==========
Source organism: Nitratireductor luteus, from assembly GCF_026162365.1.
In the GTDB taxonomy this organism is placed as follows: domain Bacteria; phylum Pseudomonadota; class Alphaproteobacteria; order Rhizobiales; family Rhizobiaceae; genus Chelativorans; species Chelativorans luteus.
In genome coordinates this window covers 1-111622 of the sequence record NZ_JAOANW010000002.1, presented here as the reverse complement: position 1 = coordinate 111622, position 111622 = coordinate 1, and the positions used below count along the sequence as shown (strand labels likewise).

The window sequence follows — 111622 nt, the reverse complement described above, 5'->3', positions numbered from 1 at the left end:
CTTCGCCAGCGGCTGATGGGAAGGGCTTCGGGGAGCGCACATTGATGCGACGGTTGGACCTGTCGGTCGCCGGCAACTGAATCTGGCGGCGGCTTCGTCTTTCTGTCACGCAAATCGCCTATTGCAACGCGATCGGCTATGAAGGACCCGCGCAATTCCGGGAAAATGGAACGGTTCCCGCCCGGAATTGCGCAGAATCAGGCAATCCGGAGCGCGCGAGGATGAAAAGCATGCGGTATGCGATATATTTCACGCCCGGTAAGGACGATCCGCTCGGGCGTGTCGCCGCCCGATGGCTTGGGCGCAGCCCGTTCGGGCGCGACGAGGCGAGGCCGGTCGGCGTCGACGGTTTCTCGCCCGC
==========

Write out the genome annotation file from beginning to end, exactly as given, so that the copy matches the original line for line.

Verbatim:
Source organism: Nitratireductor luteus, from assembly GCF_026162365.1.
In the GTDB taxonomy this organism is placed as follows: domain Bacteria; phylum Pseudomonadota; class Alphaproteobacteria; order Rhizobiales; family Rhizobiaceae; genus Chelativorans; species Chelativorans luteus.
In genome coordinates this window covers 1-111622 of the sequence record NZ_JAOANW010000002.1, presented here as the reverse complement: position 1 = coordinate 111622, position 111622 = coordinate 1, and the positions used below count along the sequence as shown (strand labels likewise).

The window sequence follows — 111622 nt, the reverse complement described above, 5'->3', positions numbered from 1 at the left end:
CTTCGCCAGCGGCTGATGGGAAGGGCTTCGGGGAGCGCACATTGATGCGACGGTTGGACCTGTCGGTCGCCGGCAACTGAATCTGGCGGCGGCTTCGTCTTTCTGTCACGCAAATCGCCTATTGCAACGCGATCGGCTATGAAGGACCCGCGCAATTCCGGGAAAATGGAACGGTTCCCGCCCGGAATTGCGCAGAATCAGGCAATCCGGAGCGCGCGAGGATGAAAAGCATGCGGTATGCGATATATTTCACGCCCGGTAAGGACGATCCGCTCGGGCGTGTCGCCGCCCGATGGCTTGGGCGCAGCCCGTTCGGGCGCGACGAGGCGAGGCCGGTCGGCGTCGACGGTTTCTCGCCCGC